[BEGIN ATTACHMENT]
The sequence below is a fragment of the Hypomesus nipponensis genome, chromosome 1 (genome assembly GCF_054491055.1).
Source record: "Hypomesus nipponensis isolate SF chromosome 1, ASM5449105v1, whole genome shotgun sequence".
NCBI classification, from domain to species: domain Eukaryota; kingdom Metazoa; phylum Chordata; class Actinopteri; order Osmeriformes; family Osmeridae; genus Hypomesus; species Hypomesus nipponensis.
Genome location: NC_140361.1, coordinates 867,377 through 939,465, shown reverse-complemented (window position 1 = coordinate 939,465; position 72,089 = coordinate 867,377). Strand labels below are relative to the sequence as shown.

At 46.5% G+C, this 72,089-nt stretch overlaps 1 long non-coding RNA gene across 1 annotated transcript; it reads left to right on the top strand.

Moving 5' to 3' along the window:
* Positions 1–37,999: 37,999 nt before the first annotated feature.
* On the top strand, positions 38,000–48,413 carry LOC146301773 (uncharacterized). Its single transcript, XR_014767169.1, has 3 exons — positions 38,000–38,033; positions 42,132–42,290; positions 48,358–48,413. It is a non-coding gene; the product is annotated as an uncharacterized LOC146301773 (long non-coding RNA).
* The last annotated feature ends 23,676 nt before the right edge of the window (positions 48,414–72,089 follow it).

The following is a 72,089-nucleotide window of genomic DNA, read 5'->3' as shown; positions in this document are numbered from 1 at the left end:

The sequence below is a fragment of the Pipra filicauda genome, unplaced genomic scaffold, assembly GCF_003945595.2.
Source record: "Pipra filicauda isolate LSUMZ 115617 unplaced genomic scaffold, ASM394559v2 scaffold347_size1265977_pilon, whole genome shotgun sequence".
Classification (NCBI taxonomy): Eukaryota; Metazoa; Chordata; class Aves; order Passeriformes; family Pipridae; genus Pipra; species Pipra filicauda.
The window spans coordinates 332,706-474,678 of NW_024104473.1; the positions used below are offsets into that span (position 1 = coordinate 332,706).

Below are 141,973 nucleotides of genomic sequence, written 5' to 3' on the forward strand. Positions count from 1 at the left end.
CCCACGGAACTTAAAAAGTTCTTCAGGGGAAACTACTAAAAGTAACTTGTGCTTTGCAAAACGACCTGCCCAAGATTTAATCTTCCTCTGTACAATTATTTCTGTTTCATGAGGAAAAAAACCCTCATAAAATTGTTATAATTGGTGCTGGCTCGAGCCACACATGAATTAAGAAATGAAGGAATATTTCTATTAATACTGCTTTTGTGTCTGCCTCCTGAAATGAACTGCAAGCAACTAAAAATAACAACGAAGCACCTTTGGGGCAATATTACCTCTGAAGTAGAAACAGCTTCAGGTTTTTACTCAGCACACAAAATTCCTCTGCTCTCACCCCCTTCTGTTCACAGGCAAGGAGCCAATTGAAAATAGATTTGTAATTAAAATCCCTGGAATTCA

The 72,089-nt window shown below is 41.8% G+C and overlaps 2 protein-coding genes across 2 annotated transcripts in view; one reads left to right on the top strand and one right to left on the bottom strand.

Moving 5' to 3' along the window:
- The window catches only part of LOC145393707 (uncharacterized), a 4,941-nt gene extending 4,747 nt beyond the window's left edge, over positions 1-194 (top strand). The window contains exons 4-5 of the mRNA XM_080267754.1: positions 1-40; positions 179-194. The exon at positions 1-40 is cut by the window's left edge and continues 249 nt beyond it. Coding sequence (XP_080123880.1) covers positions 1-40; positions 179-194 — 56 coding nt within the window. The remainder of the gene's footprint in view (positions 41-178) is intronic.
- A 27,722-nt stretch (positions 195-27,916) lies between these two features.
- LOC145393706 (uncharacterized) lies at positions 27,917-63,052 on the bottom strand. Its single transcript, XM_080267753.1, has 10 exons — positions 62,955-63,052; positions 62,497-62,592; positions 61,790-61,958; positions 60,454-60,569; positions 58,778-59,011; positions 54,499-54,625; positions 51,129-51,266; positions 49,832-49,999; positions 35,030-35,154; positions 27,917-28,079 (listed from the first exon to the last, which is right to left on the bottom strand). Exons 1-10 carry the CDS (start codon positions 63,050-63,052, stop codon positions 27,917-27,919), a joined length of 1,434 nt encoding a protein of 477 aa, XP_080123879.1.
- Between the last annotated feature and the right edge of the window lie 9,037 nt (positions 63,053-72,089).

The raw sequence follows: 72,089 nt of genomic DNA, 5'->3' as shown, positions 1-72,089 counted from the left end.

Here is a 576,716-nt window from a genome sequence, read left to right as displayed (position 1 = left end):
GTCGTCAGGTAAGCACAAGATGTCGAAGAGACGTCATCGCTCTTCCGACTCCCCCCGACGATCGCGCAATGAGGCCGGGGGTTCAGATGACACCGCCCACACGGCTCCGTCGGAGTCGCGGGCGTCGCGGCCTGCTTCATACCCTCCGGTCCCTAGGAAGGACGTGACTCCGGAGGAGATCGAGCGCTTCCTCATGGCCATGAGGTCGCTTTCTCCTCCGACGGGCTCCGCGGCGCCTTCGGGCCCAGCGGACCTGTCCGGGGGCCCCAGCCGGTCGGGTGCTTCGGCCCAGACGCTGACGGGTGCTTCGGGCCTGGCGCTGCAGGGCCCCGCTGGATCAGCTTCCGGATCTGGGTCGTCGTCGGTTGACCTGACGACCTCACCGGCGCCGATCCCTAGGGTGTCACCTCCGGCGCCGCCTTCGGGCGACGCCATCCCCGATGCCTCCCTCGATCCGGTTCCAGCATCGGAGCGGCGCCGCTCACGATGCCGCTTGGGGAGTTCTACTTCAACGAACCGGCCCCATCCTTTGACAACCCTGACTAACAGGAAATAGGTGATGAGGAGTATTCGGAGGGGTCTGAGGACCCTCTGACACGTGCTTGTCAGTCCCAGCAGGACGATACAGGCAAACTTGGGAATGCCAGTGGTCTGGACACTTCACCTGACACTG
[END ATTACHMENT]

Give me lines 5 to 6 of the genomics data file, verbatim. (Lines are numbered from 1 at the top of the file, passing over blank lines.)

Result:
At 46.5% G+C, this 72,089-nt stretch overlaps 1 long non-coding RNA gene across 1 annotated transcript; it reads left to right on the top strand.

Moving 5' to 3' along the window: